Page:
Wise words … A purer heart will be a humbler, always more generous heart.

Midway in Lent is often called ‘Mothering Sunday’. There are lovely traditions to sustain us.
One of these is Simnel Cake

Another is to surround ‘Mother Church’ holding hands and give our Church a big hug!

Relatedly, we may think prayerfully of our mothers. In the National Gallery of Victoria (NGV), a current exhibition has a room filled with letters people have written to their mothers, responding to the invitation of Yoko Ono. It is full of sweet but also poignant messages from many hearts.

My Mommy is Beautiful is a participatory project where visitors are invited to write their own reflections about their mothers. They are also welcome to attach photographs to the canvases that will eventually spill over onto the walls. Though deeply personal, My Mommy is Beautiful operates as a conceptual artwork that is active and grows through the exhibition. My Mommy is Beautiful is emblematic of Yoko Ono’s conceptual and performance artworks that invite audience participation and collective action. Ono is urging us to celebrate the maternal love we experienced or perhaps imagined and wished for. Through handwritten and drawn offerings she seeks to celebrate a community of voices, perspectives and approaches. The artwork also offers a moment of reflection, contemplation and remembering.

So, our strategy for recovery, amidst so much wounding, is meditation and words with deeds that are poetic, in service of the sublime.

Our strategy includes, therefore, a recovery of the childlike wonder we may recall from when we were about eleven.For me and many this includes the nurturing of ‘Mother Nature’ in the Australian bush and of intuitions of a divine mothering, as glimpsed in the poetry of St. Anselm:

‘Jesus as a mother you gather your people to you: you are gentle with us as a mother with her children.’

Making gentle our bruised world. That is our task.

By our daily lives of meditation and poetic living we may thus help each other, including today’s eleven year olds, stay attuned to our and their heart yearning for beauty, truth and kindness.

In that direction there lies a sustainable peace. The need for this is obvious and urgent.

To that end ,we are continuing to offer events such as those with which this reflection ends, including a new invitation.



Finally, this UK invitation below is an example of what we plan to do more of, here in Australia.

Inner Peace, Outer Peace –
a retreat for religious and spiritual leaders
Thursday 18th – Sunday 21st July
Global Retreat Centre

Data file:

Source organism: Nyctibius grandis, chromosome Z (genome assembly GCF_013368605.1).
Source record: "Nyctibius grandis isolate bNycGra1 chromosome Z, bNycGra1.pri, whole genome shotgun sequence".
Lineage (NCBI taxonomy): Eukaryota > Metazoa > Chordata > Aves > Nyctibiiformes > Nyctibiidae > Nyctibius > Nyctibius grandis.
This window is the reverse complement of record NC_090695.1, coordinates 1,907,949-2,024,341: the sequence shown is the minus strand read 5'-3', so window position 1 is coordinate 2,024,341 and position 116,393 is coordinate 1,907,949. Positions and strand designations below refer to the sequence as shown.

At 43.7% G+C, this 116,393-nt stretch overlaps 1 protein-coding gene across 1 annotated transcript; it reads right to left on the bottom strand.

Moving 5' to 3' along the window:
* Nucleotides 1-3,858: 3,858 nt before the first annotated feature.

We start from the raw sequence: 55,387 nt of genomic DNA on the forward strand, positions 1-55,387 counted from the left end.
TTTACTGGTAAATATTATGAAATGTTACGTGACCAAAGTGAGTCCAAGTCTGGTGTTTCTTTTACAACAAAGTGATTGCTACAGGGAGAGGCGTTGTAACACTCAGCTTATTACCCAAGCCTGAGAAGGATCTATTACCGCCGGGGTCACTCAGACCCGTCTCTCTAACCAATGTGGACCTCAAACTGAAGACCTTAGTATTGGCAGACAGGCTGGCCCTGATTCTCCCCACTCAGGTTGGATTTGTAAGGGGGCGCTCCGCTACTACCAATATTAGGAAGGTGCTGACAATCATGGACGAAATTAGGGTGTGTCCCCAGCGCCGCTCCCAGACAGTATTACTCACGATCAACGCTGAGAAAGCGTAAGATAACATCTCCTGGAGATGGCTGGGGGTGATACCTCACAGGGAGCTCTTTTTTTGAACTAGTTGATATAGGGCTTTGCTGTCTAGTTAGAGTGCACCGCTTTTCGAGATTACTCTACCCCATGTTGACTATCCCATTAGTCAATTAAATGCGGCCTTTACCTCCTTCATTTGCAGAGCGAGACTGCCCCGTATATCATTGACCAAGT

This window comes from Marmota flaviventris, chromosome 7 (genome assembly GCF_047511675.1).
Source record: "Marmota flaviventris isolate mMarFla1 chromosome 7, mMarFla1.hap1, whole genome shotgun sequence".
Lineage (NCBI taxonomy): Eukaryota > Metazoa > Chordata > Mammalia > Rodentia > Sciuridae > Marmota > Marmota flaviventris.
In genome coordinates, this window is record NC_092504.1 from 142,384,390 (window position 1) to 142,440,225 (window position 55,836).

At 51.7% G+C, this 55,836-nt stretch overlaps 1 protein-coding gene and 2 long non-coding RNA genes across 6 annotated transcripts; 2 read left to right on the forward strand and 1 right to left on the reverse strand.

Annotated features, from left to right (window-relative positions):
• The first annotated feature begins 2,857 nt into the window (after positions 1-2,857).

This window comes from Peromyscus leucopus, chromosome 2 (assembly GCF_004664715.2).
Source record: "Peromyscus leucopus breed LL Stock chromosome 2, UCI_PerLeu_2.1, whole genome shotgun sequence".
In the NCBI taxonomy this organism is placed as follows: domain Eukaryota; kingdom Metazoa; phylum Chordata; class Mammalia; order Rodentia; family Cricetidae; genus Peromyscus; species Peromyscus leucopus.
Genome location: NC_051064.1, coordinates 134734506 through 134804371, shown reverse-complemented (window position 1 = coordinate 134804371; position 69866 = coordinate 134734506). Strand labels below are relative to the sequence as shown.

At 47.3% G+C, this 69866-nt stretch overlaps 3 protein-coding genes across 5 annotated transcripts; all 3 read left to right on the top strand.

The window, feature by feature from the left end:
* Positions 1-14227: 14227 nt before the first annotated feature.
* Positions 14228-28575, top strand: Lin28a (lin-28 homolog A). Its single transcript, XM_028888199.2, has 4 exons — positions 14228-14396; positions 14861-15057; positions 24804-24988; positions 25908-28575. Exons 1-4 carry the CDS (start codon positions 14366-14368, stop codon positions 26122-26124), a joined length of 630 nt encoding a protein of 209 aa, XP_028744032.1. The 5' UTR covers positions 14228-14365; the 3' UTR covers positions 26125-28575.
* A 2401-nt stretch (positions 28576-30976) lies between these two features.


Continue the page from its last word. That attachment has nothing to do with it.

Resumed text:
There is a wisdom that we all recognise – the more demanding the times, the more important it is to deepen our meditation and prayer.  In this context we write to ask if you can join us in July for a Retreat, given the peace-building work that obviously lies ahead.

Amidst current conflicts and sufferings, it is our spiritual practice that enables us to continue our work for peace, with hope in our hearts. Isn’t this how we renew the core human and spiritual values at the heart of our traditions?  Applying these, we know, are the foundations for peace and justice.

This Retreat for silent contemplation and for meaningful conversations may also, we can imagine, lead to new partnerships in peace-building. Taking time to spiritually nurture ourselves can enable a deeper healing and transformation in our own lives and in the world. This “Inner Peace, Outer Peace Retreat” will bring together people from around the world and from many faith traditions.

Our Retreat will be held at the Global Retreat Centre in Oxfordshire, UK, a former stately home in 52 acres of beautiful rolling countryside overlooking the River Thames. https://www.globalretreatcentre.org/  The Retreat, board and meals are the generous gift of the Retreat Centre, whose leaders discern well the needs of our time.  Arrivals would be during Thursday 18th July and departures after lunch on Sunday 21st July.

We would be honoured if you could join us and give us the benefit of your presence and your wisdom.

In anticipation, we would welcome your reflections on how silence and deep spiritual reflection helps you in your life as a peace-builder.

Please let us know by the 20th March, if you can be with us and if you need further information.
Please contact Liz Corrigan: innerpeace@uk.brahmakumaris.org